That's Carole Lombard rehearsing with ailing ex-husband William Powell in May 1938 for the "Lux Radio Theater" adaptation of their hit film "My Man Godfrey." It would be Carole's debut on the series, nearly two years after "Lux" had left New York, where it had originated in 1934, for the West Coast.
The shift west, made after reductions in transcontinental land-line costs made coast-to-coast broadcasts more economically feasible (http://carole-and-co.livejournal.com/3807.html), transformed "Lux" from a middling Sunday afternoon series of Broadway play adaptations into a Monday night powerhouse for CBS. The sponsor, Lux soap, had used endorsements from Hollywood stars (Lombard among them) in magazines and newspapers for several years, and the synergy from radio made the brand all the more popular.
It was a win for Lux and a win for the stars whose voices were heard, as they received $5,000 for each appearance. But there was one potential loser...theater exhibitors. They had seen something like this in 1929, when a radio series called "Amos 'n' Andy" became so popular that some theaters that had just been equipped for sound shut down operations for 15 minutes each weeknight and piped in the program so audiences could listen. Now, the threat came not from a new medium, but the biggest personalities of its own. Any wonder some theater owners were nervous?
Not long after the Hollywood version of "Lux" premiered on June 1, 1936, Radio Mirror -- the radio equivalent of movie fan magazines -- examined the threat, although they couched it in the context of "topic A." Gracie Allen was on the September cover:
So, "Will Hollywood Put Sex Into Radio?"
The glamour that hithereto had been the exclusive domain of the movies had now been duplicated to radio, a medium which unlike film could be enjoyed with the confines of your home, for free. Okay, so Marlene Dietrich's glamour was completely in her voice; her exquisite legs couldn't be projected upon the living-room wall for women to admire or men to ogle. But you could picture Dietrich and Clark Gable, or Powell and Myrna Loy, in the theater of your mind...and exhibitors couldn't charge admission for that.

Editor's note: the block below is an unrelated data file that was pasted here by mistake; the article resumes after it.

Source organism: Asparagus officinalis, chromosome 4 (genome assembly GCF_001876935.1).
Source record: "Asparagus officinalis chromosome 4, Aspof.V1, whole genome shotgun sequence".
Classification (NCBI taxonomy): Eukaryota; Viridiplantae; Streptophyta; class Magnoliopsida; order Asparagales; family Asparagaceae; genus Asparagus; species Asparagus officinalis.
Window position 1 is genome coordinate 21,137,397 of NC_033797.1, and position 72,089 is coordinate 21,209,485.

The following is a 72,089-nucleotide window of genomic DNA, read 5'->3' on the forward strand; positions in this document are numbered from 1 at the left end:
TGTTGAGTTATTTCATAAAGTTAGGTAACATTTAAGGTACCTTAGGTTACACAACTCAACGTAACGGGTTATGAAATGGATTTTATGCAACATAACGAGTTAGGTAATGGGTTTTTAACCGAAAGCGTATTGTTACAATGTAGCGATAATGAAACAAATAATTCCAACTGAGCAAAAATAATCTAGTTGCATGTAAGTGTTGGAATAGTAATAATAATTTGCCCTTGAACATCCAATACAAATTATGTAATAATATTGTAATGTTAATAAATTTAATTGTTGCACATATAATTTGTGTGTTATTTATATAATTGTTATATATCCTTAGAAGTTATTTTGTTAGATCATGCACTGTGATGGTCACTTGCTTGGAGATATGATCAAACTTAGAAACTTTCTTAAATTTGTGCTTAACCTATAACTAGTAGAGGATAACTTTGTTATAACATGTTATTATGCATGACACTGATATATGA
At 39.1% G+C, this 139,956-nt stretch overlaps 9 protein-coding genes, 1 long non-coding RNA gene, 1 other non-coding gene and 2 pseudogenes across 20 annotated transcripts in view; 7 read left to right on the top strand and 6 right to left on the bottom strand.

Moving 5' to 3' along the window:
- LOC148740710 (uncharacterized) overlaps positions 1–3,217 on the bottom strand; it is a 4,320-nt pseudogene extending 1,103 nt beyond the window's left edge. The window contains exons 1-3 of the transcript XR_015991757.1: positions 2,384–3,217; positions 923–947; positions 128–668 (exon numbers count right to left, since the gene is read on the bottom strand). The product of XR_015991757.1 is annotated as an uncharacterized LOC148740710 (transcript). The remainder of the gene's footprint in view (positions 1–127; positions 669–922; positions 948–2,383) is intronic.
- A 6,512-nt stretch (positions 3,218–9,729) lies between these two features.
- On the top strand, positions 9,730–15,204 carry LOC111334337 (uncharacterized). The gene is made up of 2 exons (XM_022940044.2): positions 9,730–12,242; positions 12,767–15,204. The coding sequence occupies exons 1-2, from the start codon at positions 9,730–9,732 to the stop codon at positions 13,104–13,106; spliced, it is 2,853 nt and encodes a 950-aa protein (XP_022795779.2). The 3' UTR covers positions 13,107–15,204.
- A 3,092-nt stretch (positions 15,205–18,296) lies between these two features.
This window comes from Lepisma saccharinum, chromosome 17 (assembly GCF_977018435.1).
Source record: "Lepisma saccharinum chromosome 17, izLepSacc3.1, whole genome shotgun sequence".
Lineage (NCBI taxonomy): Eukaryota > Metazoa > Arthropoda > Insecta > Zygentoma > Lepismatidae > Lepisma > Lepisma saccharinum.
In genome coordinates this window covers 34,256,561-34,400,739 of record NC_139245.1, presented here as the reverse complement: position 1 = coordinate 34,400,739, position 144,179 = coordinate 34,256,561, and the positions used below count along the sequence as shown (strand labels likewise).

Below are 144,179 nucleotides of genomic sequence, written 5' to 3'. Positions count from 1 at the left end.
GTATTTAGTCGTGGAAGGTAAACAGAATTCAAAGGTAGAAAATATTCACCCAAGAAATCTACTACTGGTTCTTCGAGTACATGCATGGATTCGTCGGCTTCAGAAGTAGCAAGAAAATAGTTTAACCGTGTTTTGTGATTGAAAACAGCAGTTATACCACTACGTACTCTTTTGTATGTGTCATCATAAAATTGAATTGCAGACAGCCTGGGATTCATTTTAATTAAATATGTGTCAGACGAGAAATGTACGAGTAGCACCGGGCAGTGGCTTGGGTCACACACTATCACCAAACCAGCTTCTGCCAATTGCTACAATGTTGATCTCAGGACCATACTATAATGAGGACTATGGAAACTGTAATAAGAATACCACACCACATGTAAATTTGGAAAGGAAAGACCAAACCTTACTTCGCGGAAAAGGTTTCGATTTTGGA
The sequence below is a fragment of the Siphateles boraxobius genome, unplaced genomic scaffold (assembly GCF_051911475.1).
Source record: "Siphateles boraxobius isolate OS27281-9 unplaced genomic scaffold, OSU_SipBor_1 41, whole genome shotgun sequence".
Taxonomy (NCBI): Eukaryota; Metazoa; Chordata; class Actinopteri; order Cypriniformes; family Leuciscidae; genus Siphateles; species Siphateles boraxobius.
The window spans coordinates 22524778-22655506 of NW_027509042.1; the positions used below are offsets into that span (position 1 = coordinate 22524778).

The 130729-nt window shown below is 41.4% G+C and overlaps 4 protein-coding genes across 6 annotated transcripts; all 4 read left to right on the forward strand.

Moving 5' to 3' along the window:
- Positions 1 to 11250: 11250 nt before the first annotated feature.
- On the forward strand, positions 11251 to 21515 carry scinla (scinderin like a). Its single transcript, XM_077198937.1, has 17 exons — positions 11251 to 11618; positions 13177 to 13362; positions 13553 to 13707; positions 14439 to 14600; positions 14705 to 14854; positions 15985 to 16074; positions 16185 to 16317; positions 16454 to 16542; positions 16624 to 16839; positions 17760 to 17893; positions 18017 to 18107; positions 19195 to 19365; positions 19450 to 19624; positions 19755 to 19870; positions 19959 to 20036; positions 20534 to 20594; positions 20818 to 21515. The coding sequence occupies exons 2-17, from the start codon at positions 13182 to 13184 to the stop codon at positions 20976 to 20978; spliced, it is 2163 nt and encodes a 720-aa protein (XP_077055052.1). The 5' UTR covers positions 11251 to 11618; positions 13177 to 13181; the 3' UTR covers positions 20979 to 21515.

Moreover, the public finally got a chance to hear some of the other notables of the industry discuss life in the movies. In the past, we've noted that Cecil B. DeMille, titled the "director" of "Lux," was little more than a host, as he didn't have much to do with the actual presentation of the film adaptations. At the same time, however, DeMille had a keen mind -- one of the reasons his movies did so well for so many decades; he was a superb storyteller -- and an item in the November 1936 Radio Mirror indicates this new medium had struck a chord in his curiosity:
The latest LiveJournal header, Paramount p1202-152, features Carole and her fetching smile.